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In synagogue, Pope recalls Holocaust as 'darkest period' in Germany


In a visit to a synagogue in his native Germany, Pope Benedict XVI recalled with sorrow the Nazi persecution of the Jews as "the darkest period of German and European history."

Catholic News Service reports that the Holy Father warned of new signs of anti-Semitism and said the Catholic Church has a duty to remember the Holocaust and to teach its lessons to younger generations who did not witness the "terrible events" that took place before and during World War II.

Toward the end of his speech on Friday, he said Christians and Jews have to respect each other and added, off-the-cuff, "and love each other."

The pope spoke to some 500 Jewish representatives in Cologne, in a synagogue destroyed during the 1938 Kristallnacht pogrom and rebuilt in 1959. The Jewish community in Cologne is the oldest in Europe north of the Alps and was decimated during World War II.

The 78-year-old pope was warmly welcomed as he entered the complex, pausing to pray silently before a memorial to Holocaust victims. After the singing of Psalm 23 -- "The Lord is my shepherd" -- an elder blew a long blast on the ram's horn, or shofar, a Jewish ritual announcing an important event.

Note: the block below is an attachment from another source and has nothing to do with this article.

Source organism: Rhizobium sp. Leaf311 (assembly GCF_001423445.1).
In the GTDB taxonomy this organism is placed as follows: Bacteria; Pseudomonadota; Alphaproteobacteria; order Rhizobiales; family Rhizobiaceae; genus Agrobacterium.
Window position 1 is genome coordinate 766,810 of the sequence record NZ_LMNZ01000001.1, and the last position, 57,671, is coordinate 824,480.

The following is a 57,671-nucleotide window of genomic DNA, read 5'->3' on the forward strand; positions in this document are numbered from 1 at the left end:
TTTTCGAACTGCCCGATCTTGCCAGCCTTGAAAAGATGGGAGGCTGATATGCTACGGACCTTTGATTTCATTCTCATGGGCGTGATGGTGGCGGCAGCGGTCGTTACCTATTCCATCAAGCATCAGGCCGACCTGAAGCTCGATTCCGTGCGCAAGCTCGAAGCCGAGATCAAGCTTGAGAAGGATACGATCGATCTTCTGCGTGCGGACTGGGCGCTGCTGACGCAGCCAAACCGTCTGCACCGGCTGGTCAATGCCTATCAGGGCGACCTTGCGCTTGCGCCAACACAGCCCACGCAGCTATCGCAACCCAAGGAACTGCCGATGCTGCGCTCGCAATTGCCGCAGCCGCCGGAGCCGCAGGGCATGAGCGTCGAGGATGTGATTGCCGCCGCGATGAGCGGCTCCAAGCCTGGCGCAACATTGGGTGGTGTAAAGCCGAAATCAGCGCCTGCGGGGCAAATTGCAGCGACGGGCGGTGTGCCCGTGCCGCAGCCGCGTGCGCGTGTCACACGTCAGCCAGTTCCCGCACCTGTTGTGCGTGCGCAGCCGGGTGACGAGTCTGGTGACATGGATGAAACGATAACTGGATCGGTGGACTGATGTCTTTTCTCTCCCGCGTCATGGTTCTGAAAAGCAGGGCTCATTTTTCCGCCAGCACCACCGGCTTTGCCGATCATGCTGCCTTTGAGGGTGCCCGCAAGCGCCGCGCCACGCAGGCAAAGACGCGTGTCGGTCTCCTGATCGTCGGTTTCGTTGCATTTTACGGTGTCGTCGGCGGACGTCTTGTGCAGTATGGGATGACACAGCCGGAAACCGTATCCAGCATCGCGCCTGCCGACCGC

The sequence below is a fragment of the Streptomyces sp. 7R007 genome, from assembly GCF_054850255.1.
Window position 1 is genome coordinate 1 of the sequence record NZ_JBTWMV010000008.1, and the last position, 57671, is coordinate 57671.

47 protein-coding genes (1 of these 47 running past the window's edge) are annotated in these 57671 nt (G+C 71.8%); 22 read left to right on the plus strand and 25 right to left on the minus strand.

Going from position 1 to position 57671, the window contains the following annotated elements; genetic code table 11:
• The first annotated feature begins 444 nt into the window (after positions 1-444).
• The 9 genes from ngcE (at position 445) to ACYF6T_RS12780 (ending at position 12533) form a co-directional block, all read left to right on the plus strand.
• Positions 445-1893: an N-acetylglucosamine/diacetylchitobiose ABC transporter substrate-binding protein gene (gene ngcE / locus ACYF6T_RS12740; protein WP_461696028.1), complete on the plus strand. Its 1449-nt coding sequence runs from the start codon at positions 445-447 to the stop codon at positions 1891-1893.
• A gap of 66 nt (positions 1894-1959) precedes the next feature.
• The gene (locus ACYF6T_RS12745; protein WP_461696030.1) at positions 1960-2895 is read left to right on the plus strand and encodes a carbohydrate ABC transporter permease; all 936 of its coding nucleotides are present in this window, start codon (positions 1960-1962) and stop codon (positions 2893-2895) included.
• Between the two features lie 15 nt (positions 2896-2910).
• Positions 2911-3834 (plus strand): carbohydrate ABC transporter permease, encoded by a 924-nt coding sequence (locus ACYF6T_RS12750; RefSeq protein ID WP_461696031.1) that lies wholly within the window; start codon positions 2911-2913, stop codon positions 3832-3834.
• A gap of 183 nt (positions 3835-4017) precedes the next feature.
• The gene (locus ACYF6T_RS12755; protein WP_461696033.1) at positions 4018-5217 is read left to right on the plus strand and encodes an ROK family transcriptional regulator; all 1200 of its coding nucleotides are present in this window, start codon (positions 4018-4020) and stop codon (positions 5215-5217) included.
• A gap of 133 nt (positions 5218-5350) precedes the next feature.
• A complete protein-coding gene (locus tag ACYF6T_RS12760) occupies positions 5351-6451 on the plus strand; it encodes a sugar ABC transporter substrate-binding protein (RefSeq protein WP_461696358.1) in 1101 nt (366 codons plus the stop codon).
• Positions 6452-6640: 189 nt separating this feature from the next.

At the end of the service, the sung blessing of "Sim Shalom" implored God to grant peace and goodness: "Bless us, our Father, all of us as one, with the light of your face."

The hour long visit marked only the second time a modern pope has entered a Jewish place of worship. Pope John Paul II made a historic visit to Rome's synagogue in 1986.

In Cologne, Pope Benedict began his talk with the Hebrew words, "Shalom lachem!" ("Peace to you!"). He emphasized that he wanted to follow his predecessor's lead and "continue on the path toward improved relations and friendship with the Jewish people."

"In the 20th century, in the darkest period of German and European history, an insane racist ideology, born of neopaganism, gave rise to the attempt, planned and systematically carried out by the regime, to exterminate European Jewry," he said.

The pope said the victims of this "unspeakable and previously unimaginable crime" numbered several thousand in Cologne alone.

"The holiness of God was no longer recognized, and consequently contempt was shown for the sacredness of human life," he said.

Like Pope John Paul, the pontiff said, he wanted to bow his head before those who died and remind the world that those tragic events must "never cease to rouse consciences."

SOURCE
In synagogue, pope recalls Holocaust as 'darkest period' in Germany (Catholic News Service 19/8/05)

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22 Aug 2005